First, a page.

If silver iodide crystallizes in a zinc blende structure with I- ions forming the lattice then calculate fraction of the tetrahedral voids occupied by Ag+ ions.

Solution:

In AgI, if there are nI- ions, there will be nAg+ ions. As I- ions form the lattice, number of tetrahedral voids = 2n. As there are nAg+ ions to occupy these voids, therefore fraction of tetrahedral voids occupied by Ag+ ions = n/2n = ½ = 50%.

The Wurtzite structures

It is an alternate form in which ZnS occurs in nature.

Sulphide ions have HCP arrangement and zinc ions occupy tetrahedral voids.

Only half the alternate tetrahedral voids are occupied by Zn+2ions.

Coordinate no. of Zn+2 ions as well as S-2 ions is 4. Thus, this structure has 4 : 4 coordination.

No. of Zn+2 ions per unit cell       = 4(within the unit cell) × 1 + 6(at edge centres) × 1/3 = 6

No. of S-2 ions per unit cell   = 12(at corners) × 1/6 + 2 (at face centres) × 1/2 + 3 (within the unit cell) × 1 = 6

Thus, there are 6 formula units per unit cell.

Caesium chloride (CsCl) structure

The caesium chloride crystal is composed of equal number of caesium (Cs+) and Chloride Cl-ions. The radii of two ions (Cs+ = 169 pm and Cl- = 181 pm) led to radius ratio of rCS+ to rCl– as 0.93 which suggest a body centred cubic structure having a cubic hole

RCS+ to RCl– = 169 / 181 = 0.93

The chloride ion form the simple cubic arrangement and the caesium ions occupy the cubic interstitial holes. In other words Cl- ions are at the corners of a cube whereas Cs+ ion is at the centre of the cube or vice versa .

Each Cs+ ion is surrounded by 8 Cl- ions and each Cl- ion in surrounded by 8 Cs+ ions. Thus the Co – ordination number of each ion is eight.

For exact fitting of Cs+ ions in the cubic voids the ratio rCS+ / rCl– should be equal to 0.732. However, actually the ratio is slightly larger (0.93). Therefore packing of Cl- ions slightly open up to accommodate Cs+ ions.

The unit cell of caesium chloride has one Cs+ ion and one Cl- ion as calculated below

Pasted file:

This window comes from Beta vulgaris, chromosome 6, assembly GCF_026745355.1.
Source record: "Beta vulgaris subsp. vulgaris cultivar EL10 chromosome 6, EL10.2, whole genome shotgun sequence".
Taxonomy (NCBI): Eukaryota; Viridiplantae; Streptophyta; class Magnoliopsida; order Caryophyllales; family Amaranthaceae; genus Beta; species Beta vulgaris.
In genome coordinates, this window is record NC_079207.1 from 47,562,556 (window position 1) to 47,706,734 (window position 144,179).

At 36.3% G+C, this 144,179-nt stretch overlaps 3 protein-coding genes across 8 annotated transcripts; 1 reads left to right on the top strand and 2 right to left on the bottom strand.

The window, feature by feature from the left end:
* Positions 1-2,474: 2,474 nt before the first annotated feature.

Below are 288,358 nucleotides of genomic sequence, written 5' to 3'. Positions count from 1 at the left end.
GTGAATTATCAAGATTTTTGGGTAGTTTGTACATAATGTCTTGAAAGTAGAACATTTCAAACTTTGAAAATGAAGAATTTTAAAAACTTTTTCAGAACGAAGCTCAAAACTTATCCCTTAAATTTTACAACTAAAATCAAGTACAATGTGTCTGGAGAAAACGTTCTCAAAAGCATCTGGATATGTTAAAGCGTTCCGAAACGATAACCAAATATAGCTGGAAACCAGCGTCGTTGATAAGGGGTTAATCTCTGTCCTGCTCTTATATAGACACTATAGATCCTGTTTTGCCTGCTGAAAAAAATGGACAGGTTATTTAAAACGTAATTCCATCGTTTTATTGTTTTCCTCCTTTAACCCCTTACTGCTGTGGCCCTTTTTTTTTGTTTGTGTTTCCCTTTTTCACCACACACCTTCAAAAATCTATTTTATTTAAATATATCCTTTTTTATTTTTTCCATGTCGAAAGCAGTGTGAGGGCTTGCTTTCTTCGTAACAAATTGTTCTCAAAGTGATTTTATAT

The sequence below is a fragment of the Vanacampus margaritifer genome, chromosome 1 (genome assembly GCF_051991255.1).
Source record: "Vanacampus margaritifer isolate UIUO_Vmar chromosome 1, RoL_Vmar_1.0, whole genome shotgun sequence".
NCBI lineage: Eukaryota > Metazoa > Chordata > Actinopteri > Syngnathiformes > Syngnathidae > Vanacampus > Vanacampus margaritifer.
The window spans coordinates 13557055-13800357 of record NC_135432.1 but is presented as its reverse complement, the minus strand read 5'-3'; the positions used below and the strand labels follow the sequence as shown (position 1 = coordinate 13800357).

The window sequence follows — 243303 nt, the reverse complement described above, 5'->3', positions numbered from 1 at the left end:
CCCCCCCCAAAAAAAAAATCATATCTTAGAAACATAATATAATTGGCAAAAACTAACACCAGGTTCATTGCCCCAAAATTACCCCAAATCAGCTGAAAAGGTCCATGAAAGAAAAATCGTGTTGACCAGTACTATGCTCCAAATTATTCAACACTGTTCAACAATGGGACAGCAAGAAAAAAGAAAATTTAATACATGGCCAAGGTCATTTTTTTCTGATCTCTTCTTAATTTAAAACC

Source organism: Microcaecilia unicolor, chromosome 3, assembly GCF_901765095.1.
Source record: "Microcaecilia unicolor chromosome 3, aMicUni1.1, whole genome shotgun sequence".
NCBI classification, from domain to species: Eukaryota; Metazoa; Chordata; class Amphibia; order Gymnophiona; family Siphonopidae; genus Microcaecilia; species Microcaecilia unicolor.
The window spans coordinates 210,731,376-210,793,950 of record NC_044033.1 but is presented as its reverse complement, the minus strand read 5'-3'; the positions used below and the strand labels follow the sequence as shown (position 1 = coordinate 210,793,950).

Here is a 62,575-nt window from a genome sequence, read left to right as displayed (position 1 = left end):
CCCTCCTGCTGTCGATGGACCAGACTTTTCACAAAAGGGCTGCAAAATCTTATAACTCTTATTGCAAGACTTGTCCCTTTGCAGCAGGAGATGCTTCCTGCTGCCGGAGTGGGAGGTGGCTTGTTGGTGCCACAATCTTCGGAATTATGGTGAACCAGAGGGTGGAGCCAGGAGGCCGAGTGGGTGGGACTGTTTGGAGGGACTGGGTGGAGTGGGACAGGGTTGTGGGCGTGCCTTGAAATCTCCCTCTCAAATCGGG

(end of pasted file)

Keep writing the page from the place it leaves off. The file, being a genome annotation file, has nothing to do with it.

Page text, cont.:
No. of Cl- ion 8(at corners) × 1/8 = 1

No. of Cs+ ion = 1(at body centre) × 1=1

Thus, number of CsCl units per unit cell is 1

Relation between radius of cation and anion and edge length of the cube, rCS to rCl = a√3/2

Other common examples of this type of structure are CsBr, CsI, TlCl, TlBr

Higher coordination number in CsCl(8:8) suggest that the caesium chloride lattice is more stable than the sodium chloride lattice in which Co – ordination number is 6:6. Actually the caesium chloride lattice is found to be 1% more stable than the sodium chloride lattice. Then the question arises why NaCl and other similar compounds do not have CsCl type lattice – This is due to their smaller radius ratio. Any attempt to pack 8 anions around the relatively small cation (Li+, Na+, K+, Rb+) will produce a state in which negative ions will touch each other, sooner they approach a positive ion. This causes unstability to the lattice.

Ionic compound of AB2 type

Fluorite Structures

The Ca+2 ions are arranged in ccp arrangement, i.e. these ions occupy all the corners and the centres of each face of the cube

The F– ions occupy all the tetrahedral holes.

Since there are two tetrahedral holes for each Ca+2 ion and F- ions occupy all the tetrahedral holes, there will be two F- ions for each Ca+2 ions, thus the stoichiometry of the compound is 1:2.

Each Ca+2 ion is surrounded by 8F- ions and each F-ions is surrounded by 4Ca+2 ions. The Coordination number of Ca+2 ion is eight and that of F- ion is four, this is called 8:4 Coordination.

Each unit cell has 4 calcium ions and 8 fluoride ions as explained below

No. of Ca+2 ions = 8(at corners)×1/8 + 6 (at face centres)´1/2